What is Coronavirus? According to WHO ( World Health Organisation) Coronavirus (COV) are a large family of viruses that cause illness ranging from the common cold to more severe disease such as Middle East Respiratory Syndrome (MERS-CoV) and Severe Acute Respiratory Syndrome (SARS-CoV).
Coronavirus Disease (COVID-19) is a new strain that was discovered in 2019 and has not been previously identified in humans.
Most coronaviruses spread the same way other cold-causing viruses do: through infected people coughing and sneezing, by touching an infected person,s hands or face, or by touching and infected person hands or face, or by touching things such as doorknobs that infected people have touched.
Almost everyone gets a coronavirus infection at least once in their life, most likely as a young child. In India, coronaviruses are more common in the summer, but anyone can come down with a coronavirus infection at any time.
How dangerous is the new coronavirus?
It is hard to accurately assess the lethality of a new virus. It appears to be less often fatal than the coronaviruses that caused SARS or MERS, but significantly more so than the seasonal flu. The fatality rate was over 2 percent, in our study (WHO). But government scientists have estimated that the real figure could be below 1 percent, roughly the rate occurring in a severe flu season.
About 5 percent of the patients who were hospitalized in China have critical illnesses.
Children seem less likely to be infected with the new coronavirus, while middle-aged and older adults are disproportionately infected.
Men are more likely to die from infection compared to women, possibly because they produce weaker immune responses and have higher rates of tobacco consumption, Type 2 diabetes, and high blood pressure than women, which may increase the risk of complications following an infection.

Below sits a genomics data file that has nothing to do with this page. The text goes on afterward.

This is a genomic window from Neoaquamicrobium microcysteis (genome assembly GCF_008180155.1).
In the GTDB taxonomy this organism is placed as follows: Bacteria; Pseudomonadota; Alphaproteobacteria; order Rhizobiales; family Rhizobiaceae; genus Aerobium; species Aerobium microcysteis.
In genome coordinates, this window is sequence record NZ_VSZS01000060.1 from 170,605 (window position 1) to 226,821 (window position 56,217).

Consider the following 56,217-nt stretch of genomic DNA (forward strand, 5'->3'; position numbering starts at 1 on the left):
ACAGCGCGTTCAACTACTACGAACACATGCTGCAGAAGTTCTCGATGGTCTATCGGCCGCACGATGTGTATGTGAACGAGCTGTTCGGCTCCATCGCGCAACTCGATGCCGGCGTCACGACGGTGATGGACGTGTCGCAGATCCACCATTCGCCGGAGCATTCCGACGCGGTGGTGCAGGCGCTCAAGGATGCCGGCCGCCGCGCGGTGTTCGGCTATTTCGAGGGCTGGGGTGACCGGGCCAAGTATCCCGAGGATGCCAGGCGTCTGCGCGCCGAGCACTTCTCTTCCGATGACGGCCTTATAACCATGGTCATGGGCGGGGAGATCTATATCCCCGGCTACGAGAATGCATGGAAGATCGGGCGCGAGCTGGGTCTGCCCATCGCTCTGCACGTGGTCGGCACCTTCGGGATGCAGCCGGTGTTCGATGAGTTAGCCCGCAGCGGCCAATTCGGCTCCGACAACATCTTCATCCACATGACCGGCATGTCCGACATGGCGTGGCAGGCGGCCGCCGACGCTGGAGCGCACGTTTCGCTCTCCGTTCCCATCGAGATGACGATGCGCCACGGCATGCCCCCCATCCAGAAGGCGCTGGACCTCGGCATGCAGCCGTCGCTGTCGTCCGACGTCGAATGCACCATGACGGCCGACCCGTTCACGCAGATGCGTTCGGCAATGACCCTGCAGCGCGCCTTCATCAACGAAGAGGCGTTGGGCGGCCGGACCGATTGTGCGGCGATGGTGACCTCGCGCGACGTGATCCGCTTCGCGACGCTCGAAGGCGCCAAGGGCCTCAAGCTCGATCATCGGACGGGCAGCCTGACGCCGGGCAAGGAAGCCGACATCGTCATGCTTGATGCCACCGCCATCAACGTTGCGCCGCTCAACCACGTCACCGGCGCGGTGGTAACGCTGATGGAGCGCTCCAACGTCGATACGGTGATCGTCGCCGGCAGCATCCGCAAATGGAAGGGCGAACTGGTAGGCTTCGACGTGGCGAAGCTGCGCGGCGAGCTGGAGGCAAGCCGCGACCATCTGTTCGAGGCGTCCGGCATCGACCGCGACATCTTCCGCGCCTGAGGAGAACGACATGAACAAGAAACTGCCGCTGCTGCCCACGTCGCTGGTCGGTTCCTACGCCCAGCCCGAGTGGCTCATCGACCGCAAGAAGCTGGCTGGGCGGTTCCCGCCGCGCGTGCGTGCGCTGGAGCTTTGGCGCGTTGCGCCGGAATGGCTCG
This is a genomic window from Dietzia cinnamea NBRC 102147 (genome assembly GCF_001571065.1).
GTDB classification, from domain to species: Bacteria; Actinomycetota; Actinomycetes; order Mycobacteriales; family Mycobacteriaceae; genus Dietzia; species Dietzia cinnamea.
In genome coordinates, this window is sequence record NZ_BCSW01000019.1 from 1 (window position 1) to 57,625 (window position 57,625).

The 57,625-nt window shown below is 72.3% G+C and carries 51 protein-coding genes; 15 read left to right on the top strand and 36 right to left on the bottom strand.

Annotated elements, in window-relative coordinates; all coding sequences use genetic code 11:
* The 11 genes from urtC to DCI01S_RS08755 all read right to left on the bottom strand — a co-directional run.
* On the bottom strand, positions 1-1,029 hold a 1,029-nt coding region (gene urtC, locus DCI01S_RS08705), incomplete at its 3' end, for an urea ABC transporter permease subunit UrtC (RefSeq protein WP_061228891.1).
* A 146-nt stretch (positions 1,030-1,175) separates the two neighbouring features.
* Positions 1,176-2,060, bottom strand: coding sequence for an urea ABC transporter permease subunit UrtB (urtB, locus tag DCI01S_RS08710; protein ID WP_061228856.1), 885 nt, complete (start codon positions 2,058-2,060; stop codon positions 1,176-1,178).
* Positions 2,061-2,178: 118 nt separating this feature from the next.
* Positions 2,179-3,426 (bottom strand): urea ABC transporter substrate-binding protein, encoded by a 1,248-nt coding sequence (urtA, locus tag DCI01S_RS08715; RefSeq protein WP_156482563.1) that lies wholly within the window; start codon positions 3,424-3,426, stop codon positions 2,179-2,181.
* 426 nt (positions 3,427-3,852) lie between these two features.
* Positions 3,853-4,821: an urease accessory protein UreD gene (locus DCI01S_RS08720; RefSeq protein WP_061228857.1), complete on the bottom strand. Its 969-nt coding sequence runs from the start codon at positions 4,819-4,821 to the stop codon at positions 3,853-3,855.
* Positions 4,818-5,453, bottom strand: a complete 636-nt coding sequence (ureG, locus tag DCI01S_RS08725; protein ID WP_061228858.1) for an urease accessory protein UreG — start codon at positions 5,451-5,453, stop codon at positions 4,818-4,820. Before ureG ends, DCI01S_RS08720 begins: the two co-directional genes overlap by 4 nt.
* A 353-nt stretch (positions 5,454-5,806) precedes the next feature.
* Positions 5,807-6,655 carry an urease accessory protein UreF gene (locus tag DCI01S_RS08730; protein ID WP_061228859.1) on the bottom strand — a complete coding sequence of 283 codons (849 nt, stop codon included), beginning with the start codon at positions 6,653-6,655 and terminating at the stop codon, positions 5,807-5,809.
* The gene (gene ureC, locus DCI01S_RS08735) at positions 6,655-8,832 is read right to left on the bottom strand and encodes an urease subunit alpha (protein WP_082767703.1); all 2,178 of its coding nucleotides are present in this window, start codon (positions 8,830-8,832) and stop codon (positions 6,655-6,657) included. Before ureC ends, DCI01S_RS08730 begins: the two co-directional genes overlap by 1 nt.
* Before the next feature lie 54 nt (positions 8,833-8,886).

How did the outbreak start?
The source if coronavirus is believed to be a “wet market” in the Wuhan which sold both death and live animals including fish and birds.
Such markets pose a heightened risk of viruses jumping from animals to humans because hygiene standards are difficult to maintain live animals are being kept and butchered on-site. Typically they are also densely packed.
The animal source of the latest outbreak has not yet been identified, but the original host os though to be bats. Bats were not sold at the Wuhan market but may have infected live chickens or other animals sold there.
Bats are host to a wide range of zoonotic viruses including Ebola, HIV, and rabies.
Could the outbreak grow bigger?
It is possible to say which way to disease will go but, on its current trajectory, it is likely to spread to more countries, affecting many more people. The number of cases is beginning to decrease in China but is climbing in the rest of the world.
Is there a test for the virus? What is the treatment?
There is a diagnostic test that can determine of you are infected. It was developed by the Centers for Disease Control and Prevention, based in genetic information about the virus provided by the Chinese authorities.
In early February, the C.D.C sent diagnostic test kits to 200 state laboratories are making their own tests. Other countries are using tests manufactured locally or sent out by the W.H.O.
The C.D.C announced that anyone who wanted to be tested could if a doctor approves the request. Private companies, such as LabCorp and Quest Diagnostics, also rushing to provide tests at various labs across the country, but the supply has yet to meet public demand. Many patients complain that they still cannot get tested.
Once a coronavirus is infection is confirmed, the treatment is mainly supportive, making sure the patient is getting enough oxygen, managing his od her fever and using a ventilator to push air into the lungs if necessary, said, said Dr. Julie Vaishampayan, Chairwoman of the public health committee at the Infectious Diseases Society of America.
Patients with mild cases are told to rest and drink plenty of fluids “while the immune system does its job and heals itself,” she said. Most people with mild infections recover in about two weeks. More than half of those who have been infected globally have already recovered.
A number of drugs are currently being tested as potential treatments, including an antiviral medication called redeliver, which appears to be effective in animals.